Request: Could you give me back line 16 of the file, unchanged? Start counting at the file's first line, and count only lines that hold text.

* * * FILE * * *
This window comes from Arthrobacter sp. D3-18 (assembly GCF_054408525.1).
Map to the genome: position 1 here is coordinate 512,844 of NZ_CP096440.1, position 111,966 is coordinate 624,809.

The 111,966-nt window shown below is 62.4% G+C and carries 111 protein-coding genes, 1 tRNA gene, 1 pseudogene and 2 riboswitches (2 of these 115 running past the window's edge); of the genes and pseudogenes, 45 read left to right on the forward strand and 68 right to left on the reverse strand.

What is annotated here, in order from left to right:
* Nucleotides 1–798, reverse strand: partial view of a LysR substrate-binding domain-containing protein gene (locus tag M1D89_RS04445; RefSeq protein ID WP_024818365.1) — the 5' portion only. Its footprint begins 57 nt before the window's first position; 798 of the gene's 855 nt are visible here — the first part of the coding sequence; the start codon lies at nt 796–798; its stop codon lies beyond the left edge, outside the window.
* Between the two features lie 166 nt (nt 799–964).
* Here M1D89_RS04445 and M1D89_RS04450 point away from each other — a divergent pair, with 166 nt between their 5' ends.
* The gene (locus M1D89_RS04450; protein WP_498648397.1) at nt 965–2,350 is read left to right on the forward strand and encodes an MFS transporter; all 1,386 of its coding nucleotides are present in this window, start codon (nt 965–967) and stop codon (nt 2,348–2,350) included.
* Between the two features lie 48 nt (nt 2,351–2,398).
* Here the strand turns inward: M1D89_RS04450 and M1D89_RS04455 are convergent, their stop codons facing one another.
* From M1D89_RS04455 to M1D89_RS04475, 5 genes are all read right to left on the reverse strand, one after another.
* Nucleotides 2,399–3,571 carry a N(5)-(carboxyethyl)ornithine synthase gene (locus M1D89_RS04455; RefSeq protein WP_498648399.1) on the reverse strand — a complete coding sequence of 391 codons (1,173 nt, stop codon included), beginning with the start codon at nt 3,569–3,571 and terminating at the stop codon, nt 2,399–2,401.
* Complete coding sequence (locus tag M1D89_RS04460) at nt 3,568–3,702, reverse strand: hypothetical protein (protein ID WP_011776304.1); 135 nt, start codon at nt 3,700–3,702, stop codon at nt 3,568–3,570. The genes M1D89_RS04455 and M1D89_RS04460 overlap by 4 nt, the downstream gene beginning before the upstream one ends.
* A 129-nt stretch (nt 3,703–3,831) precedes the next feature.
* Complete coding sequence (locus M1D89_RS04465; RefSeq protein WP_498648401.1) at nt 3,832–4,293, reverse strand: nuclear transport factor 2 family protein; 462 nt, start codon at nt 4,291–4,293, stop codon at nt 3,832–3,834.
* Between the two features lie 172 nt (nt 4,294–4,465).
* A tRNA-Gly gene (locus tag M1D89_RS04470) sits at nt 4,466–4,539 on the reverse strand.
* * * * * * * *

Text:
* Between the two features lie 172 nt (nt 4,294–4,465).